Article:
BUFFALO, N.Y. (WIVB) - The partial government shutdown is impacting medical research in Western New York, much of which is paid for by the National Institutes of Health (NIH).
Dr. Timothy Murphy is senior associate dean for clinical and translational research at the University at Buffalo. His department does the kind of research that translates basic science into new drugs, new vaccines, new treatments.
"It's not as if research comes to a grinding halt, but it really makes life more difficult," Dr. Murphy said. "Some clinical trials that are happening, that rely on a continuous flow of funds to make them happen, they'll be slowed down and some of them will be stopped until the government shutdown is over."
He also reviews grant applications to NIH from other scientists and is scheduled to go to a review meeting next week.
"That's likely going to be canceled now. All the people, the 70 or 80 people who have applied for grants to continue their research and to do the research that we need, their grants will not be reviewed," Dr. Murphy said.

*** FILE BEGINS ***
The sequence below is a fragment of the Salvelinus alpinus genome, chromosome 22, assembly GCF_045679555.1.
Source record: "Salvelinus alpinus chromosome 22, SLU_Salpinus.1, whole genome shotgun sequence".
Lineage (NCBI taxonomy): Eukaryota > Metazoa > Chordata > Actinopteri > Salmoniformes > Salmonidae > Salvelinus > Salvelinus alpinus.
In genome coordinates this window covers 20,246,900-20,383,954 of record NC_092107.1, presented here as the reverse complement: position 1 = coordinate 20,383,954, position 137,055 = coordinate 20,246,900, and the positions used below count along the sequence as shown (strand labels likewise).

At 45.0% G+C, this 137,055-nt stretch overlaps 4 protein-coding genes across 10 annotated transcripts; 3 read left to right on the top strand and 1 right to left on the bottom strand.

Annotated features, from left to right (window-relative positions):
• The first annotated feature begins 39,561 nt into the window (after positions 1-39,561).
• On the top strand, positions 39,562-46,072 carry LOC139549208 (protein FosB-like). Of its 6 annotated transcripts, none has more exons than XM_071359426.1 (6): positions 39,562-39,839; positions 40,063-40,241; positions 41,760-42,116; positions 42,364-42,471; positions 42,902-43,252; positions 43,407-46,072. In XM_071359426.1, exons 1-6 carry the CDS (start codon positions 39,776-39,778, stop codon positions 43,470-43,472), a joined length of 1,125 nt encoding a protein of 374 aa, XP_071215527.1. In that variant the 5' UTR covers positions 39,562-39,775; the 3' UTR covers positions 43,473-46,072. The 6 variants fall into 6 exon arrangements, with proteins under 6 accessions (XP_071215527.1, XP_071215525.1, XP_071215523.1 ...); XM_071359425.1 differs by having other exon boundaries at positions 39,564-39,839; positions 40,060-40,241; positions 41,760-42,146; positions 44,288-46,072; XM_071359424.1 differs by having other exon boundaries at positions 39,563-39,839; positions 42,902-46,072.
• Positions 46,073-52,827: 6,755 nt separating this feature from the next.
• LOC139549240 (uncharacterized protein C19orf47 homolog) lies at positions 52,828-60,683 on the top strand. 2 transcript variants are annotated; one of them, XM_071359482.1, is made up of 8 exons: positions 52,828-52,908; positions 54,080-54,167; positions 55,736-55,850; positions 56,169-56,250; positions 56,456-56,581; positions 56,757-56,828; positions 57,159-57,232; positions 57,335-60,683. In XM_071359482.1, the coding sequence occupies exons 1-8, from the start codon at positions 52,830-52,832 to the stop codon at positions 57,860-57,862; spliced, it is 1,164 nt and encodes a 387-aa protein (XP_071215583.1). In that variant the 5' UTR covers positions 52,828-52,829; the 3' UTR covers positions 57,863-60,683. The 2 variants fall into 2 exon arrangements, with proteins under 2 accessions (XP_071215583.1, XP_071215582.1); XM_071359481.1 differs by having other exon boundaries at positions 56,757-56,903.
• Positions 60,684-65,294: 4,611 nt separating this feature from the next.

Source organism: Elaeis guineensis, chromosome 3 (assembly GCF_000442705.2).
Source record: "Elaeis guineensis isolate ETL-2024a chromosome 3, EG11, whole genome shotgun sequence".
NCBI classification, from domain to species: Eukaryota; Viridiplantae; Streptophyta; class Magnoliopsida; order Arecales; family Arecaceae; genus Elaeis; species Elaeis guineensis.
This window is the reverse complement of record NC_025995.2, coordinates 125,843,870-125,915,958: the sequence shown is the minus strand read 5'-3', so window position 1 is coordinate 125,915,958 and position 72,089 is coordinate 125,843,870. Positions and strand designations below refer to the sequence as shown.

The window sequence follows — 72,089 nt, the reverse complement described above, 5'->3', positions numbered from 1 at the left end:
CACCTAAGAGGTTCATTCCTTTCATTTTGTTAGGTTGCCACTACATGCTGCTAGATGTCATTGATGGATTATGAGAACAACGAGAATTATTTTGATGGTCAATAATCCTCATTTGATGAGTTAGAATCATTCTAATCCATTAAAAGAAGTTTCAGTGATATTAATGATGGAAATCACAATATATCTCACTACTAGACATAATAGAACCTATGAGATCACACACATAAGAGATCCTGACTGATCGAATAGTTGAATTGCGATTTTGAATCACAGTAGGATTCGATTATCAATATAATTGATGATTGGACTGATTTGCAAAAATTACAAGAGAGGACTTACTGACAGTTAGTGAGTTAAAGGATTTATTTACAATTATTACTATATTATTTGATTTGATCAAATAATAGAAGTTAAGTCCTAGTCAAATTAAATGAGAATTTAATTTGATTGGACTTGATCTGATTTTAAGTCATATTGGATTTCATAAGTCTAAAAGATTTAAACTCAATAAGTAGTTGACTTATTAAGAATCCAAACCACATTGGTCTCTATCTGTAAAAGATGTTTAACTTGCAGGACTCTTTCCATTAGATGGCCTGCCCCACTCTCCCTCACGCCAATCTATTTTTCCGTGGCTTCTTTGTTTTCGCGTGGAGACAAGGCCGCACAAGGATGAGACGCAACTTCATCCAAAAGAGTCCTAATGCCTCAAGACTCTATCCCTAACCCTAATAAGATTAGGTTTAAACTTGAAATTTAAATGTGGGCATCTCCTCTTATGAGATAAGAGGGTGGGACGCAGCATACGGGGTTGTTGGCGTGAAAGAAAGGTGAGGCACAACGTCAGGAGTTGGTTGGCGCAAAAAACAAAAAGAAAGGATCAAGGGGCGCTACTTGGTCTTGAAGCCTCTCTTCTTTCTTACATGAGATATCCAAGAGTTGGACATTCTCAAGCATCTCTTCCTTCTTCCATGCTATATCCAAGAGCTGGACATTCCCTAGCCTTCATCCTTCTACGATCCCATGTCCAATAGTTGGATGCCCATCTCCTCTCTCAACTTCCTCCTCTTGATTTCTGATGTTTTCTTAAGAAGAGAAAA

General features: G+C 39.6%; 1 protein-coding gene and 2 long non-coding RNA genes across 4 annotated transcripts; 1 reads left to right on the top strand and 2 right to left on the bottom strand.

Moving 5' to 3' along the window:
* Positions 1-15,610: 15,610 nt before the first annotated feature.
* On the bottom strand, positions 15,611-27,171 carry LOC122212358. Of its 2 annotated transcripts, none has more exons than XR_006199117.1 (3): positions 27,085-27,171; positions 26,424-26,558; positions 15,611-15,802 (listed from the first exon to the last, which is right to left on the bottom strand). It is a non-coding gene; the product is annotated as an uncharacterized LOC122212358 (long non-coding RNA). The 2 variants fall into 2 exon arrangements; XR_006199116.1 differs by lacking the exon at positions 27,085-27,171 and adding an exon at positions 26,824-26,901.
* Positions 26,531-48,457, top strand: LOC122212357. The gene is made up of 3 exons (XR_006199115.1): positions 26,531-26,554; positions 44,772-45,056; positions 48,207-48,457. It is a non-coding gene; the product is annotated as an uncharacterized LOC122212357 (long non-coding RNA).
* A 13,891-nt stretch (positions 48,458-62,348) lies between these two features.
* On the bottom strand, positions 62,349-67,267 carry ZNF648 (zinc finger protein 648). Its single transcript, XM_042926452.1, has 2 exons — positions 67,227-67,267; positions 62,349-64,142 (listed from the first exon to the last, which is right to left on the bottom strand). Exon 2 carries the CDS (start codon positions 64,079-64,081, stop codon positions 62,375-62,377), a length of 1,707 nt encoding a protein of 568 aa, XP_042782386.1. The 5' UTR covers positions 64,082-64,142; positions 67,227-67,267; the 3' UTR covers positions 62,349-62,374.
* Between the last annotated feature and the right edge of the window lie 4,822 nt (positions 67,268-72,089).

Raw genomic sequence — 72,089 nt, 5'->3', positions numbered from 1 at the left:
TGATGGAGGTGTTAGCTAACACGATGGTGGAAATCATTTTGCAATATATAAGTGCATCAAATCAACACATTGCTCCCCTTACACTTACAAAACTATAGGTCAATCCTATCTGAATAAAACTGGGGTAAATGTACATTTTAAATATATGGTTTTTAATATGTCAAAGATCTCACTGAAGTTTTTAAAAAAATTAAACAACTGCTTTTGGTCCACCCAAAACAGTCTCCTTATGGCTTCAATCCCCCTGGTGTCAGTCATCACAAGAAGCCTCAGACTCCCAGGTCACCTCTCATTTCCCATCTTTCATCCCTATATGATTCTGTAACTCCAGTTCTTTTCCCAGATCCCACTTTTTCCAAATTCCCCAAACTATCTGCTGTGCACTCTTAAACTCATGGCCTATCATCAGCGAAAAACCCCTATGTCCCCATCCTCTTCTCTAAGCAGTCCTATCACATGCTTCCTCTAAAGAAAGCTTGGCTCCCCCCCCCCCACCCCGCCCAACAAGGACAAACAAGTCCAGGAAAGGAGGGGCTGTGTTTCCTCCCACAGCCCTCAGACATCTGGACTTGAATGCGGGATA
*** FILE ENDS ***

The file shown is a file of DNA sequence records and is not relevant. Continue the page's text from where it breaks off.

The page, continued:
Ongoing research won't stop, but it will be impeded.
"In areas where, for example, where we're making progress, in areas where studies are getting close to breakthroughs, in areas that are important in developing better treatments and new drugs and new vaccines and so forth, it all gets slowed down."
Medical research will be one of the things that suffers during the shutdown.
Dr. Murphy said, "To me it's very frustrating, quite frankly infuriating, that there are a lot of people on our end who are doing our job, but we're not able to do our job now because our elected officials, I believe, have failed."
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